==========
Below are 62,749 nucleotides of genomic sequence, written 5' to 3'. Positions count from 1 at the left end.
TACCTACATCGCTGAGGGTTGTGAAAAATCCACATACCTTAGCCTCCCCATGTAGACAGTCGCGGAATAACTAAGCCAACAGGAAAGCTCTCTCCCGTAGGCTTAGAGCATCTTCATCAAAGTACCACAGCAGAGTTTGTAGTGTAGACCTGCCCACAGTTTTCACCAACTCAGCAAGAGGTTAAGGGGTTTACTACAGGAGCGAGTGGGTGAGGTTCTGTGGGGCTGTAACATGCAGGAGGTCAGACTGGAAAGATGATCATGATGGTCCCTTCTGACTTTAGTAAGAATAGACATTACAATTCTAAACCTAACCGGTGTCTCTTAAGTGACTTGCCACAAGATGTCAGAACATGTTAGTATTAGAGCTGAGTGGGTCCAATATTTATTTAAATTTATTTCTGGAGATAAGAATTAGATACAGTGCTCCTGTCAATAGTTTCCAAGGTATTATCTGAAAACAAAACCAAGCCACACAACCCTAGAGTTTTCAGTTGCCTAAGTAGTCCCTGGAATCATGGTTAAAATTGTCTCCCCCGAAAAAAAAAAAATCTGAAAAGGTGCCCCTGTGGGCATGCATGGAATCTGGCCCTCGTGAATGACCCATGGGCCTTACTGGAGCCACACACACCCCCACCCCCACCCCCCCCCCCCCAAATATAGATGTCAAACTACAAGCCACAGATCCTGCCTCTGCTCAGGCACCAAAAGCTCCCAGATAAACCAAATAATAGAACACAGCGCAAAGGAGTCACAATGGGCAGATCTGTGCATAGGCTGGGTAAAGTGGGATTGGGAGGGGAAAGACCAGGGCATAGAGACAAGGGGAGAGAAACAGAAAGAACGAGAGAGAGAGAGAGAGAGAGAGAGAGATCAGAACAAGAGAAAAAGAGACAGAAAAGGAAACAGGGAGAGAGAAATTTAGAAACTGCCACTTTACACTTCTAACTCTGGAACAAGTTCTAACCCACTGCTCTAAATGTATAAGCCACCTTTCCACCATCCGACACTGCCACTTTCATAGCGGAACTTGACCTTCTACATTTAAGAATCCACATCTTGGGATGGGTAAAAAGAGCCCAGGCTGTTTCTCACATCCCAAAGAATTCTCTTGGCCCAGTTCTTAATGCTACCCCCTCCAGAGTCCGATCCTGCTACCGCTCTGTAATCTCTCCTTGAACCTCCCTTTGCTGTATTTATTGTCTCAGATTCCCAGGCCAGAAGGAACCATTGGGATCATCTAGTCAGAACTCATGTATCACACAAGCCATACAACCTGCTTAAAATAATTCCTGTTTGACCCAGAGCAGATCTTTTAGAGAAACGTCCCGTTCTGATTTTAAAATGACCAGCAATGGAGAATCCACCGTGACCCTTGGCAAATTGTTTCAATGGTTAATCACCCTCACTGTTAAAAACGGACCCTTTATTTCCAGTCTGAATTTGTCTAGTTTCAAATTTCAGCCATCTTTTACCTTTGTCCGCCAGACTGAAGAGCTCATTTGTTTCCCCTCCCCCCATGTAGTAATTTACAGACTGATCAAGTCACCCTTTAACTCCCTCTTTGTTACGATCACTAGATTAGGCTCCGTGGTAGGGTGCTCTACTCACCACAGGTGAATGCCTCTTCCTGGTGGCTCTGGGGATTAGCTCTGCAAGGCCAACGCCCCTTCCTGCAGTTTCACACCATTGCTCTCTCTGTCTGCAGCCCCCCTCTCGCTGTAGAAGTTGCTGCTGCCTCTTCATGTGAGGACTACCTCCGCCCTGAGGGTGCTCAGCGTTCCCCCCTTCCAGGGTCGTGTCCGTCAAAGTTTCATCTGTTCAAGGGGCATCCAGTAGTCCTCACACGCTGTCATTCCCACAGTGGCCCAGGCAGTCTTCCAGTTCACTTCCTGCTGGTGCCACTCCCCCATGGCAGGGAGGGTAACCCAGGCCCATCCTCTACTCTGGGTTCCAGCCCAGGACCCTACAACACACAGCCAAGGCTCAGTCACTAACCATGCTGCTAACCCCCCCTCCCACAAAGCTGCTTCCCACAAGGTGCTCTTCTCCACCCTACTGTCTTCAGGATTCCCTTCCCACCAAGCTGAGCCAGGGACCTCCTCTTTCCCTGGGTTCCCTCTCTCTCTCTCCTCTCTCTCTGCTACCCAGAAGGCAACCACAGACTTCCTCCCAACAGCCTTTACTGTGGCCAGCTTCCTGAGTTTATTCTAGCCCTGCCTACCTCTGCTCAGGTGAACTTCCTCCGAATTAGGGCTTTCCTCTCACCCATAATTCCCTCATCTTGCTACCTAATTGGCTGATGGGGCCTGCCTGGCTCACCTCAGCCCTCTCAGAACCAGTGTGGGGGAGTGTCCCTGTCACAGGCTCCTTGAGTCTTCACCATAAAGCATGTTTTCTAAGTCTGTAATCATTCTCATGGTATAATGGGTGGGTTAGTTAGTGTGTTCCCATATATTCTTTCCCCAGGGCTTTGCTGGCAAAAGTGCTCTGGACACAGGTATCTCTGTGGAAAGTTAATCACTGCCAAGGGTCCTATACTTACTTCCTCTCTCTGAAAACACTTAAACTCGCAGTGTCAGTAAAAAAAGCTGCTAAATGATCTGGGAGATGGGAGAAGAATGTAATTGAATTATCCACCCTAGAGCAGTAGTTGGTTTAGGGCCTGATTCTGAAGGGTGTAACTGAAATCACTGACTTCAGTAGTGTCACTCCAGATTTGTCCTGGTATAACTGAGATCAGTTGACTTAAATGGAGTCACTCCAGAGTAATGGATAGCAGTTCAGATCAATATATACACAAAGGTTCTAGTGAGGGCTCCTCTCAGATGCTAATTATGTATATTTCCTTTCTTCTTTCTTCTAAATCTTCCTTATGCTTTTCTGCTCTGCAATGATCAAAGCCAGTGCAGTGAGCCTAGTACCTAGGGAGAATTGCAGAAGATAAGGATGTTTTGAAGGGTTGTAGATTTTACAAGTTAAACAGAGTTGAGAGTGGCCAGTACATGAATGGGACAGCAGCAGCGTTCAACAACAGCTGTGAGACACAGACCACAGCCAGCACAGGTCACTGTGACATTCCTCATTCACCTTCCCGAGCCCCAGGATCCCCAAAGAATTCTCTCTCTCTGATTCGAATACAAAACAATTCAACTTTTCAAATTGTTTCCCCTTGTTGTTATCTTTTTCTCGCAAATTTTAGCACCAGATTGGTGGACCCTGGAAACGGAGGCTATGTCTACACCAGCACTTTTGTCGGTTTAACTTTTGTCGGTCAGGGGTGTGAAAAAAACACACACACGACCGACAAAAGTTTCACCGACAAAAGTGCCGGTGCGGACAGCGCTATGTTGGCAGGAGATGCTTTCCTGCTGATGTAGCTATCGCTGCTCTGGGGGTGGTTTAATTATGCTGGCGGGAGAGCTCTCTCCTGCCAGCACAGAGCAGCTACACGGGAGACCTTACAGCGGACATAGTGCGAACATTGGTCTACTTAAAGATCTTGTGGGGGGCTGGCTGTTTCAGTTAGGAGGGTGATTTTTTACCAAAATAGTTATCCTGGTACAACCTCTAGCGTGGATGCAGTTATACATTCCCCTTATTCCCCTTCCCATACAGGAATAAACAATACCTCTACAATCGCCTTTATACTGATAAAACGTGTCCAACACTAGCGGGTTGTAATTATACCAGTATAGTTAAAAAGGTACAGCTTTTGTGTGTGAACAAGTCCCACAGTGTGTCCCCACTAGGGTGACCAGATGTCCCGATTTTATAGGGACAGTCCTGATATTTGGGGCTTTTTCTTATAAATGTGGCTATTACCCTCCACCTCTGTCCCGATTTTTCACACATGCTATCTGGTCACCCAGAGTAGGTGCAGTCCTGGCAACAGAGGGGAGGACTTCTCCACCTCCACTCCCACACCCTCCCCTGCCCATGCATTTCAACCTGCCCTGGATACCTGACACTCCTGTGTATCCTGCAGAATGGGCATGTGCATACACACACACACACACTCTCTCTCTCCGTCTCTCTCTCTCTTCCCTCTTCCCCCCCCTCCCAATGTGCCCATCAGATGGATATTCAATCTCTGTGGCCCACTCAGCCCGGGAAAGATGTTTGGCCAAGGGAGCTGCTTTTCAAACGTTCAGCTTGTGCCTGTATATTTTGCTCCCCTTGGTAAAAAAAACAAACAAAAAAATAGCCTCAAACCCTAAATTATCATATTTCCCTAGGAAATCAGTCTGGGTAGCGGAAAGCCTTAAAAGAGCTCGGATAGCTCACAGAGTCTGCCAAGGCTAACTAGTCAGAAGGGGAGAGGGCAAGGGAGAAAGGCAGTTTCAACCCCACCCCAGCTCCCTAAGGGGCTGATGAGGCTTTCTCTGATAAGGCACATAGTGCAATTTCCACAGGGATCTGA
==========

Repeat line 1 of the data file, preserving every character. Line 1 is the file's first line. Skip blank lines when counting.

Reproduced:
Below are 62,749 nucleotides of genomic sequence, written 5' to 3'. Positions count from 1 at the left end.